U.S. Rep Mo Brooks, R-Huntsville, will be hitting the campaign trail looking for support in a run for U.S. Senate in 2022 by trying to convince voters the system he is relying on has major issues and robbed former President Donald J. Trump of an election victory in 2020.
Brooks argued in an interview with Lagniappe “fraud” caused a sure election victory to be taken from the Republican incumbent. He believes it was not only based on “illegal” votes flooding in for President Joe Biden, but also states changing laws during an unprecedented pandemic to make it easier for would-be voters to cast their ballots.
“One part is plain old fraud. The second part is illegal ballots, and I define an illegal ballot as any ballot that was cast in violation of law, particularly any ballot that was cast in violation of the United States Constitution,” he said. “By way of example, in Georgia, this mass mailing out of ballots scheme violated Article One, Section Four [of the U.S. Constitution], no ifs, ands or buts about it.”
The fact many states made the changes due to the COVID-19 pandemic should have no bearing on the legality of those votes, Brooks said.
“They had motivations and if those motivations were good rather than bad, then the proper way to do it, according to the Constitution, was to do it through the Georgia State Legislature,” he said. “In my judgment, one motivation was to make it easier to steal an election. That, in my judgment, was [Georgia politician] Stacey Abrams and her side of the coin. Another motivation had to do with COVID-19. Those were the motivations, but it doesn’t make any difference if the motivations are good or bad, there is a process in place we’re supposed to follow, according to the United States Constitution, that all of us officeholders are sworn to uphold and that process was not followed.”
In other contested states like Pennsylvania, Brooks argued the commonwealths and their supreme courts should not have allowed so many voters to use absentee ballots. Brooks listed exceptions for certain voters to use absentee ballots as previously set up in the U.S. code. Those include people with disabilities, those who are out of state on Election Day or military personnel serving abroad.
“So, in the United States Code, we’ve set for specific exceptions and justifying not voting on Election Day, which, by the way, brings up a whole new issue, the United States government and the United States Congress, we set Election Day,” Brooks said. “We didn’t set an election week or an election month or election season. We set a 24-hour period for the elections to occur with these specific exceptions that I’ve just enumerated, where someone cannot physically be at the polling place on Election Day. You’ve got a pretty good argument that all those votes cast in violation of those United States Code provisions are also illegally cast.
“I’m not blaming the voter,” he added. “The voter is doing what the law permits, whether it’s illegally implemented by the secretary of state or the Pennsylvania Supreme Court.”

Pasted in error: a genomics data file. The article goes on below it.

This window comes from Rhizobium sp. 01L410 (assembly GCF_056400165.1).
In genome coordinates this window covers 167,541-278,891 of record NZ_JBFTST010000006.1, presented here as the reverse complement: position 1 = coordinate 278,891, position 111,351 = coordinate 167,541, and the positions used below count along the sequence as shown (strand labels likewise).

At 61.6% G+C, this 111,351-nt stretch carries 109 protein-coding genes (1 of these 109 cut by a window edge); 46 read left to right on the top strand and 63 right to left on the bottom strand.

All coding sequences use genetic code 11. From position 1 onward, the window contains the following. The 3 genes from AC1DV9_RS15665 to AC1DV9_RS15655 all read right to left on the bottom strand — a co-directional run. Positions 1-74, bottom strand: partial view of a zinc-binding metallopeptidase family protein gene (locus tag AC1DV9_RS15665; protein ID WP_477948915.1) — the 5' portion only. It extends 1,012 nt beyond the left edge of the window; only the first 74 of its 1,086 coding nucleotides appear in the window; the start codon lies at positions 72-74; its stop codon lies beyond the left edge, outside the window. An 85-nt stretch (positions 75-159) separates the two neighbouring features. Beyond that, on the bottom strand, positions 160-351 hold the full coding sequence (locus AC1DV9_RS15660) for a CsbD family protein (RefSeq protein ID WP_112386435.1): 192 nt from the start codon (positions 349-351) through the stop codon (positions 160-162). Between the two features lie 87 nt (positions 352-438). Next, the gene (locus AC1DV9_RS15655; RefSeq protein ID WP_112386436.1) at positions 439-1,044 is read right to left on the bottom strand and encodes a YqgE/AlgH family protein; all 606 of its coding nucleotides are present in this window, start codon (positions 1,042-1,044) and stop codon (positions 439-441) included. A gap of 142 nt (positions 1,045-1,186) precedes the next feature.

He did argue, however, because those states didn’t follow the “rules” set by the U.S. Constitution, officials should not count those votes, even from those whose only crime was doing what a state allowed them to do.
Brooks acknowledged this and said it’s not ideal to ignore all the votes, but states had to learn to do the right thing.
“I don’t like what the state did,” Brooks said. “I don’t like the idea of rejecting some good ballots because they’re mixed in with a lot of bad ballots, but we have to have an election process where we have confidence that the reported [results] are honest and accurate and I don’t have that with what we have right now.”
In addition to the “illegal” actions of some of the state governments, Brooks estimated somewhere between 900,000 and 1.7 million votes in the 2020 election came from non-citizens.
He used data from an analysis of jury pool information from the Government Accountability Office to come up with his estimate, arguing jury pool participants are taken from voter rolls. While he cites the study as saying up to 3 percent of those in jury pools were non-citizens, the actual report is much more nuanced.
The report studied eight U.S. District Courts. Of those, four said they had zero incidents of non-citizens being called to jury duty from voter rolls. Of the remaining four, only one district responded by estimating between 1 and 3 percent of those called were non-citizens. In three of those last four districts, the courts also used driver license information to call jurors.
Brooks credited “socialists” trying to censure him in the House over his speech before the Jan. 6 Capitol riot as allowing him to gain more popularity.
“That’s just partisan politics and it’s helped tremendously,” he said. “My engagement in freedom of speech and my engagement in favor of honest and accurate elections, coupled with the scurrilous and false attacks against me by the socialists, by a group of media people that I call the fake news media and by the more liberal wing of the Republican Party that some call the establishment wing, all of that has increased my name recognition and favorability ratings with principled conservatives in a Republican primary.”
Brooks also appealed to traditional Republican voters, saying he is a “principled conservative” who would stand against “bad legislation” that would increase the national debt. This stand would save the country from a looming “insolvency,” which other elected leaders know is coming, he said, but want to punt on in favor of being reelected.
Rob Holbert contributed to this report.
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